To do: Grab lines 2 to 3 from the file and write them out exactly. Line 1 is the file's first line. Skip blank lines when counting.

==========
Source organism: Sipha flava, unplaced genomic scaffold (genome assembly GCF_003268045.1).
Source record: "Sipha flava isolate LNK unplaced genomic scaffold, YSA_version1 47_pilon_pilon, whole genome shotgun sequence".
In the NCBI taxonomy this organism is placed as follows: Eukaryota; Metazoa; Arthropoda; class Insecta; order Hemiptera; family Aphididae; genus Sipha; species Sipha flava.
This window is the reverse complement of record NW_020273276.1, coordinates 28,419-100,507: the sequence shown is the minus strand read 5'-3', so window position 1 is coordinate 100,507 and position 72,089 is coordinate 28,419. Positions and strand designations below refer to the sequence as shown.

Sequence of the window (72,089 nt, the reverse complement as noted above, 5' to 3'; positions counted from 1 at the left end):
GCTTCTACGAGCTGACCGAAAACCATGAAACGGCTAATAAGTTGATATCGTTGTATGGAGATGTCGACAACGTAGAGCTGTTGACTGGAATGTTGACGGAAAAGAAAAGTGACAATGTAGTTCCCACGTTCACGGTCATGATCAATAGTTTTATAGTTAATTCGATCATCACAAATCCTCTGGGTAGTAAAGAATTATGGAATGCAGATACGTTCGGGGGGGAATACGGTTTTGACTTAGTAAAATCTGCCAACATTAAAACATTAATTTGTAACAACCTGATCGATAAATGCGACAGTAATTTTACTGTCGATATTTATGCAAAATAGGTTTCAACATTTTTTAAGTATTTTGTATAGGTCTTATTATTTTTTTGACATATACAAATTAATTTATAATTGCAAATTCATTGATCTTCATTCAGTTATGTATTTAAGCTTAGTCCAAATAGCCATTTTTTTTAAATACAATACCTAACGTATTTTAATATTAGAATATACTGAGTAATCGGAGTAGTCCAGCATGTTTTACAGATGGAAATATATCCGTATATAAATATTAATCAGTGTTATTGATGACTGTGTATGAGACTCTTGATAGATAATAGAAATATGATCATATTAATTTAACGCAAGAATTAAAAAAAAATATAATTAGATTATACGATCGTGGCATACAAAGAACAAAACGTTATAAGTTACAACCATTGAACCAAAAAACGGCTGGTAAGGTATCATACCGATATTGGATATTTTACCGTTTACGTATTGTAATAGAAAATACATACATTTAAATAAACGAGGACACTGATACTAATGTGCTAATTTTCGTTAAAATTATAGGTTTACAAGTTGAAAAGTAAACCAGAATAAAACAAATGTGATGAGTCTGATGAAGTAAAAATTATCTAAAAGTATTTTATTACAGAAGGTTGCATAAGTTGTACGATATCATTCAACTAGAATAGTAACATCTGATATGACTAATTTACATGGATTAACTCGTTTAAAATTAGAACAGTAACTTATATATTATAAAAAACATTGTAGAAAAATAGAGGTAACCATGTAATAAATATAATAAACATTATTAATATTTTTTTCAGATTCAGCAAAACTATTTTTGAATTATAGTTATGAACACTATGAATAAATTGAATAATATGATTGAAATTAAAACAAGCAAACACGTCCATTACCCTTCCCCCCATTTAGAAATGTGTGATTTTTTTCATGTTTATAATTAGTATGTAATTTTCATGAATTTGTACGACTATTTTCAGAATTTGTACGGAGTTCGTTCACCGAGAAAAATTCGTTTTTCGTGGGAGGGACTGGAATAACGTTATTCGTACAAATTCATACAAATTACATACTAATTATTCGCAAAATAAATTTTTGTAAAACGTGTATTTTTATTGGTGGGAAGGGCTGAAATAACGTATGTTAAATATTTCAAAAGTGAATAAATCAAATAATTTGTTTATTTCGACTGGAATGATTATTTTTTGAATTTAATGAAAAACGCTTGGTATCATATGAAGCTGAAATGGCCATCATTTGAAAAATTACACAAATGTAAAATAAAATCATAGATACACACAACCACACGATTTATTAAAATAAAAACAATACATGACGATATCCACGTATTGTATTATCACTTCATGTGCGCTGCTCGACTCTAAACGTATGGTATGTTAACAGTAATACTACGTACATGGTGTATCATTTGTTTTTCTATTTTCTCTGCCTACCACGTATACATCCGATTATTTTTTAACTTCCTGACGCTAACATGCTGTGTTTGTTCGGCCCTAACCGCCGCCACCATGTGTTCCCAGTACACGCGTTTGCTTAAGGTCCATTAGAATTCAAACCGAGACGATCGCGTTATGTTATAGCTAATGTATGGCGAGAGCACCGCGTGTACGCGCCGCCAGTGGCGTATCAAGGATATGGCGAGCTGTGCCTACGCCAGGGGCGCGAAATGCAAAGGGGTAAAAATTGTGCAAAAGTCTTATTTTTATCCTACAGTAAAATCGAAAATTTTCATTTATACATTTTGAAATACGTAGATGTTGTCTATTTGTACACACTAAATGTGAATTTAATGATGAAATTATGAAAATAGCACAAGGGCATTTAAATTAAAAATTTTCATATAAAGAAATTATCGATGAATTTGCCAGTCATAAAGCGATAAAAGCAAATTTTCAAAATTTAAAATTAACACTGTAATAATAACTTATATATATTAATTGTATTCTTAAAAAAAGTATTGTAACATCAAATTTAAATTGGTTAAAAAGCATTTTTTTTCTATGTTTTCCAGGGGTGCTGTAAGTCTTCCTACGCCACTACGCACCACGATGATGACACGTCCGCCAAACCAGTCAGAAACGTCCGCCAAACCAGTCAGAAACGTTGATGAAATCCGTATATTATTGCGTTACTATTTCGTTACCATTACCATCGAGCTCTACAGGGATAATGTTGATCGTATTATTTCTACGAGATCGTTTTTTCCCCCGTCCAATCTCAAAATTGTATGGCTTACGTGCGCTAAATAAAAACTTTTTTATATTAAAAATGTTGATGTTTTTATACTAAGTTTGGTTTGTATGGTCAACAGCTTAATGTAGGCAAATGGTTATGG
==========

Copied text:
Source record: "Sipha flava isolate LNK unplaced genomic scaffold, YSA_version1 47_pilon_pilon, whole genome shotgun sequence".
In the NCBI taxonomy this organism is placed as follows: Eukaryota; Metazoa; Arthropoda; class Insecta; order Hemiptera; family Aphididae; genus Sipha; species Sipha flava.